A photographers eye, what on earth is that?
It’s funny but a photographers eye is what makes him/her different from all other photo people. And while we talk about the eye, it’s a whole lot more than that. What we see and what we photograph is a sum of many things. But mostly it is about our environment, our cultural heritage and the everyday things that effect our lives. And of course if we are photographers earning our living with a camera it’s about our clients needs. For example when I’m at a wedding photographing and I suggest that the bride stands over there beside a window. I already have a really good idea about how pictures from that location will look. I haven’t looked through the camera yet but my photographers eye has already pictured the final image. Naturally once you start shooting you build on opportunities that present themselves. For example a little turn of the brides head. A mannerism that becomes apparent while shooting or an interesting play of light. I like to have a fairly open mind about how I’m going to shoot a subject, because if I go in with a rigid preconceived idea, then I’m locking myself out of a lot of great imaging possibilities.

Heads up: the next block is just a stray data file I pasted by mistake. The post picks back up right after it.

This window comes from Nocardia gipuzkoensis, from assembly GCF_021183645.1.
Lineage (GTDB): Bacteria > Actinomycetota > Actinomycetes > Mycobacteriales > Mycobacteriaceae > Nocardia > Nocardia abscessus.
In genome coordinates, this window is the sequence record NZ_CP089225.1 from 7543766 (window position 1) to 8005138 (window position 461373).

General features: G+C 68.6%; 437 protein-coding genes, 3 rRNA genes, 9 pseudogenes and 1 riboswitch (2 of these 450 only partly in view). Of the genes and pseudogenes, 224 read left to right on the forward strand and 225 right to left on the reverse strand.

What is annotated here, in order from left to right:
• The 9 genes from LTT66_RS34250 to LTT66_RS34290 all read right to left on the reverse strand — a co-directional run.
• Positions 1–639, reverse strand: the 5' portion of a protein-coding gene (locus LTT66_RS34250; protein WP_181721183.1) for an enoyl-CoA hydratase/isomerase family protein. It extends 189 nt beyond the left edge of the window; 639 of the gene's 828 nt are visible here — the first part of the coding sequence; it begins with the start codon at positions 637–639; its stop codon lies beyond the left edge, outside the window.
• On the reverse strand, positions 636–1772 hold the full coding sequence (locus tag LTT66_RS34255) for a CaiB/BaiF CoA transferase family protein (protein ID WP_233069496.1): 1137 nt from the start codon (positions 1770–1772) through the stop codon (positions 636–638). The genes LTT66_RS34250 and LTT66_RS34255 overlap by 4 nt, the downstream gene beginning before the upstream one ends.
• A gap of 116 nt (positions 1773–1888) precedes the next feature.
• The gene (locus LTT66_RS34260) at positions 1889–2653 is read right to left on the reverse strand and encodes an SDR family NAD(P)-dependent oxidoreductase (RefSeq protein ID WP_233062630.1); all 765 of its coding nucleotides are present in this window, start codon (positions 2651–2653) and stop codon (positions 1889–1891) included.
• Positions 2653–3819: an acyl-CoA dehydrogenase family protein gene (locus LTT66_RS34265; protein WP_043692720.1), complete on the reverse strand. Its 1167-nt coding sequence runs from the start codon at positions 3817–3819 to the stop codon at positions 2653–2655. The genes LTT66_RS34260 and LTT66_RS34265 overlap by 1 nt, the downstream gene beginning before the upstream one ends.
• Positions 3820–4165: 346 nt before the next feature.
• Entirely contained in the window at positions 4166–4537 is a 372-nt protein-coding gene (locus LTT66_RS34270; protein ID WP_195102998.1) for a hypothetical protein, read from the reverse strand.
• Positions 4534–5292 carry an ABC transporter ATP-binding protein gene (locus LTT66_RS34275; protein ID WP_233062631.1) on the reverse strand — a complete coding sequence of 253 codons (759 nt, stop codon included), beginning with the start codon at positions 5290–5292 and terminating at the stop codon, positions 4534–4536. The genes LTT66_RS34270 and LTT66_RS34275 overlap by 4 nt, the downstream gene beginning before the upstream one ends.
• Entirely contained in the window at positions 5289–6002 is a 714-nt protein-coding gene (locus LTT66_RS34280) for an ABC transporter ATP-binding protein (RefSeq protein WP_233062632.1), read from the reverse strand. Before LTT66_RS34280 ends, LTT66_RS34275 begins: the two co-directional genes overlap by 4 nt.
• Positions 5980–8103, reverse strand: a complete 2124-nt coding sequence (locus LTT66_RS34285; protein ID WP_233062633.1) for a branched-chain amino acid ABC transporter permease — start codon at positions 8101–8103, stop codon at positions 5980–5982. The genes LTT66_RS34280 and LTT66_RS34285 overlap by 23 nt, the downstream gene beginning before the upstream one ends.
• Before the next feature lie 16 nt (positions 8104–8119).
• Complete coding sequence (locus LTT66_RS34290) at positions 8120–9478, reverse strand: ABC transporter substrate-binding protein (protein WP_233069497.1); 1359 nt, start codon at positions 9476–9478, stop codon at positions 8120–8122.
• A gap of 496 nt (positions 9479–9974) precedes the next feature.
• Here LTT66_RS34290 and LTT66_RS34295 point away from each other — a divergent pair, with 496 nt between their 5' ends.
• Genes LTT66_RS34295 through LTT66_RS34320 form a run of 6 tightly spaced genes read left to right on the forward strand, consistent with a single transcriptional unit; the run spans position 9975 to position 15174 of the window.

A street scene from Nicole and Bronson’s wedding, or was it an empty laneway with amazing light as seen by a photographers eye. More pictures from this amazing wedding shortly. I guess I should tell you that I won’t always see the same situation in the same way. That is where a photographers eye is unique. A photographer friend years ago had a completely rigid way of shooting weddings. He would shoot exactly the same number of frames at each wedding. Exactly the same poses in exactly the same way. Never altering his formula. He use to brag that if he shot five daughters from one family, each would have exactly the same coverage. Always he would shoot to the same familiar routine. He was a great photographer, very popular, very much in demand. Very dependable. I on the other hand can walk into the same house and see it totally differently to the last time I was there. The light streaming into the rooms may have changed. Something as simple as being in the room in the morning, and then again in the afternoon will influence how I feel about the room as a location. What the bride is wearing, or her personality may also effect the way I want to shoot. We often hear, “the last photographer took all the photos here”! The expectation then, is that I should take all my photos in the same position. Because that’s where another photographer worked, so all photographers will work there. Of course we won’t, for better or worse we all see differently, we all have a different photographers eye and of course different levels of experience and equipment. I recently heard of a wedding party going to a location because excitations took some photos there and they all turned out brilliantly. So naturally it would be the location that caused the photos to be so good. No one considered that it might be the way we looked at the location, how we saw it, and the way we shot it that made it so good. As it turns out it wasn’t the greatest location to shoot. Like most it could be shot well, but it wasn’t easy. I’d hate to think what pictures from an inexperienced photographer with only consumer quality cameras might look like. One last thing. Recently I upset a lady when shooting. My problem was, it seems, that I wasted time walking around looking at the object I was to photograph. Then quickly set up my camera, just glanced through the view finder and then took a photo without even looking through the camera while I was taking that shot. She reported that the photographer wasted time just looking, wasn’t even interested enough to look at what he was doing. In hindsight I agree that is exactly what it would look like to anyone not familiar with the photographic process. Let me explain. My subject was stationary. Walking around looking, was me using my photographers eye. I don’t have to look through a camera to visualize what it will look like through the camera. I know, after 30 years what look will result using any of my collection of lenses. When I finally decided on the angle I wanted to shoot the tripod mounted camera was set up. Again all I needed was a quick glance to confirm focus and framing. Then I locked the mirror in the DSLR up. Which means you can’t see through the camera anyway. Why lock the mirror? Well on a DSLR when you take a picture the tiny reflex mirror jumps up out of the way to let light pass. I was shooting a long exposure, the slightest vibration, like that caused by a mirror moving rapidly up and stopping when it hits a buffer may cause slight camera movement, causing the image to blur. So my not looking through the camera. Perceived by our client as not being interested or professional, was in fact me trying to ensure that I got the best possible image. Sometimes I forget that what I take for granted, is all strange and unusual to people not actively involved in photography. So I promise if I look like I’m doing something strange, just ask and if I have time, I’ll try and explain why I’m photographing that way.